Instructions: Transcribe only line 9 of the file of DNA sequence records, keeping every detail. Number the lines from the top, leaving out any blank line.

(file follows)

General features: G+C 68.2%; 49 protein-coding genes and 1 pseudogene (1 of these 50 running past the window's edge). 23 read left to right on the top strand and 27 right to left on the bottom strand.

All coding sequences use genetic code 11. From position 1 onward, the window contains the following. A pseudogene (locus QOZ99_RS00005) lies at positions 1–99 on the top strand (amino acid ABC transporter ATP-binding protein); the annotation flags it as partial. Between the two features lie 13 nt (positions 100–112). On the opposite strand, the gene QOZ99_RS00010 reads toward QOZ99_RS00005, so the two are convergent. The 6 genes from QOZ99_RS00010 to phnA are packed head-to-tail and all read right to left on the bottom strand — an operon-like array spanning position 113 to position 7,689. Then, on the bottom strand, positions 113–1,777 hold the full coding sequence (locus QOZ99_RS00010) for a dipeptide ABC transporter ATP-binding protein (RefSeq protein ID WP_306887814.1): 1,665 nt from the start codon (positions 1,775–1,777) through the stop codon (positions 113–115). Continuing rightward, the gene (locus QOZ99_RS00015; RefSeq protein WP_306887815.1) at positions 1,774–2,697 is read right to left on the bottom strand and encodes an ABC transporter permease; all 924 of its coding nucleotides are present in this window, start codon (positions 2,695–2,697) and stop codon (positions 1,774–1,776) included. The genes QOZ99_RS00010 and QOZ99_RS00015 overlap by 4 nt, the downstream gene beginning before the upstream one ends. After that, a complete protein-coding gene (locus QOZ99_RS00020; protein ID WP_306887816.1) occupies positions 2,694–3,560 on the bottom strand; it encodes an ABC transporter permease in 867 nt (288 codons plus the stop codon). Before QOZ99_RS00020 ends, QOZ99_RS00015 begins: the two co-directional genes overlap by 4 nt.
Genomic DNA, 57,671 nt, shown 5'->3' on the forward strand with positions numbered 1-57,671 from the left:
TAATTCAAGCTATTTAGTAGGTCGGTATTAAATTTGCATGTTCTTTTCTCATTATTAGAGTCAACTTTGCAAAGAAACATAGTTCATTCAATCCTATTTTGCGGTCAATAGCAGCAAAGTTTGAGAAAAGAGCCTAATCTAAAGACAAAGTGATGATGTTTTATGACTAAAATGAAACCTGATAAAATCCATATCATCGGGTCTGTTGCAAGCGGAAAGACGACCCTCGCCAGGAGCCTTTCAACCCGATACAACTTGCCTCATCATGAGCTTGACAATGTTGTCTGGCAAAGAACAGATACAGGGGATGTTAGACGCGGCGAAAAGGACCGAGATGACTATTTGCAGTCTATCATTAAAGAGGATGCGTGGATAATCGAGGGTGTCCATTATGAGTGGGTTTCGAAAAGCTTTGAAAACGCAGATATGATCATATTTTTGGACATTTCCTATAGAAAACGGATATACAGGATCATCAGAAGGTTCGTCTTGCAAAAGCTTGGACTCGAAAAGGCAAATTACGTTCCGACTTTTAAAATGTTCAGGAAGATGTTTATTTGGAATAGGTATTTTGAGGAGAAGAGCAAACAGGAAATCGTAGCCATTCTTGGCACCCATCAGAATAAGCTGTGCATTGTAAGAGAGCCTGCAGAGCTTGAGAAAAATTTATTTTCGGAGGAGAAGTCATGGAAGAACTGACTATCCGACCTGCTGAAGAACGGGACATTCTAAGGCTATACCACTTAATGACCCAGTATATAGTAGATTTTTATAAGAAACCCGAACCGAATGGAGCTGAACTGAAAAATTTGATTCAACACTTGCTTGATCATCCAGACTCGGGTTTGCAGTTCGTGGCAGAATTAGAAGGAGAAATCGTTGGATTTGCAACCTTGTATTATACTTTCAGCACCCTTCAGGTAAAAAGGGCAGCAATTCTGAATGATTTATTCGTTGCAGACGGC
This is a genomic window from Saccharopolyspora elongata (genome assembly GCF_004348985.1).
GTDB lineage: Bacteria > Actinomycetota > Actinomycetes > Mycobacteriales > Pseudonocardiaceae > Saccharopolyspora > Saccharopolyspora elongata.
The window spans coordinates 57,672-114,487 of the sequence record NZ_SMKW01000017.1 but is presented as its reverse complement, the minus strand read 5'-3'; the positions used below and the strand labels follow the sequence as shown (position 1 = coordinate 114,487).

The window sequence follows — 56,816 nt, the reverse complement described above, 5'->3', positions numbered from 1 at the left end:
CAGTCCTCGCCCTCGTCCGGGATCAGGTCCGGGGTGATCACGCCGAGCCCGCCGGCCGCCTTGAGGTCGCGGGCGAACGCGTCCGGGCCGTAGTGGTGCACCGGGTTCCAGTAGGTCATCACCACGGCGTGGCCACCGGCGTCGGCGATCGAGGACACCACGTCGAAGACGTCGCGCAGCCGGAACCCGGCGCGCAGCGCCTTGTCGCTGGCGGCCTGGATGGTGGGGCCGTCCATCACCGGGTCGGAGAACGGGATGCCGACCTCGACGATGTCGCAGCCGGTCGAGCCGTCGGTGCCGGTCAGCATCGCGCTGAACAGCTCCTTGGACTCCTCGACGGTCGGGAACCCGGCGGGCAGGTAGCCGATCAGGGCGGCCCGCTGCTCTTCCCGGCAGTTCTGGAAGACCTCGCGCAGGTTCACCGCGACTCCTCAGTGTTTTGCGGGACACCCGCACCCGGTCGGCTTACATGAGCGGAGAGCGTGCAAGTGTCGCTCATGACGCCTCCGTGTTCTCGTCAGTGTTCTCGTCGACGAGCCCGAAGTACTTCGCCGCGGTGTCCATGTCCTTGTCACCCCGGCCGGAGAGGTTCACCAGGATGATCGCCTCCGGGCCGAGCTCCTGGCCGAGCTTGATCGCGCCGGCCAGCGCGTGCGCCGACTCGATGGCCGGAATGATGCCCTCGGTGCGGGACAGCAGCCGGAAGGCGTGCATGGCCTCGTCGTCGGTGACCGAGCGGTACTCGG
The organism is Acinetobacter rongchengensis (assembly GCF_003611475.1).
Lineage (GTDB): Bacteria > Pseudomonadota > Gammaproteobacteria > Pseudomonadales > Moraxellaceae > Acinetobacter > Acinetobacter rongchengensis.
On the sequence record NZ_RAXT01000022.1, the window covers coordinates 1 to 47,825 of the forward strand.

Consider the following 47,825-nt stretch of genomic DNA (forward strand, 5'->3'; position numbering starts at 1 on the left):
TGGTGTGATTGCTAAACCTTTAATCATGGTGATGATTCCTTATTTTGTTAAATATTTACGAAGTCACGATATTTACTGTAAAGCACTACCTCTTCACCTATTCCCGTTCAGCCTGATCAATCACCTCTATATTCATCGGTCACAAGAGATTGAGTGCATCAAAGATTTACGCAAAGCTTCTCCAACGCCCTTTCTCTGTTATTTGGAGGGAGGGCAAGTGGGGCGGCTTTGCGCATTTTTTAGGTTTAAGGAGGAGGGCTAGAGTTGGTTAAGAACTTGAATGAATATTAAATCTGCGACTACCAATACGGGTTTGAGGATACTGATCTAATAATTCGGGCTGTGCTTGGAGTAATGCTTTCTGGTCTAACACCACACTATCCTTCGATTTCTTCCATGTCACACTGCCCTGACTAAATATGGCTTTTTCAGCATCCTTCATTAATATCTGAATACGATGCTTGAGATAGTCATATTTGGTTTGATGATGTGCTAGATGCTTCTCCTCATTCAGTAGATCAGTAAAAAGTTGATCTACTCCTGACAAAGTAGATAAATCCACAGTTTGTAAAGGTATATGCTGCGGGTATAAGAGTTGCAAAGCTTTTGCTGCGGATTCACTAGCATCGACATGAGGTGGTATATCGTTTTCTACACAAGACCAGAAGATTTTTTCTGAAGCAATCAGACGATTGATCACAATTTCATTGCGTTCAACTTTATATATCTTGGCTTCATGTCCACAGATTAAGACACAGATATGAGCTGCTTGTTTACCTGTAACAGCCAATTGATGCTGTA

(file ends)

CAGTCCTCGCCCTCGTCCGGGATCAGGTCCGGGGTGATCACGCCGAGCCCGCCGGCCGCCTTGAGGTCGCGGGCGAACGCGTCCGGGCCGTAGTGGTGCACCGGGTTCCAGTAGGTCATCACCACGGCGTGGCCACCGGCGTCGGCGATCGAGGACACCACGTCGAAGACGTCGCGCAGCCGGAACCCGGCGCGCAGCGCCTTGTCGCTGGCGGCCTGGATGGTGGGGCCGTCCATCACCGGGTCGGAGAACGGGATGCCGACCTCGACGATGTCGCAGCCGGTCGAGCCGTCGGTGCCGGTCAGCATCGCGCTGAACAGCTCCTTGGACTCCTCGACGGTCGGGAACCCGGCGGGCAGGTAGCCGATCAGGGCGGCCCGCTGCTCTTCCCGGCAGTTCTGGAAGACCTCGCGCAGGTTCACCGCGACTCCTCAGTGTTTTGCGGGACACCCGCACCCGGTCGGCTTACATGAGCGGAGAGCGTGCAAGTGTCGCTCATGACGCCTCCGTGTTCTCGTCAGTGTTCTCGTCGACGAGCCCGAAGTACTTCGCCGCGGTGTCCATGTCCTTGTCACCCCGGCCGGAGAGGTTCACCAGGATGATCGCCTCCGGGCCGAGCTCCTGGCCGAGCTTGATCGCGCCGGCCAGCGCGTGCGCCGACTCGATGGCCGGAATGATGCCCTCGGTGCGGGACAGCAGCCGGAAGGCGTGCATGGCCTCGTCGTCGGTGACCGAGCGGTACTCGG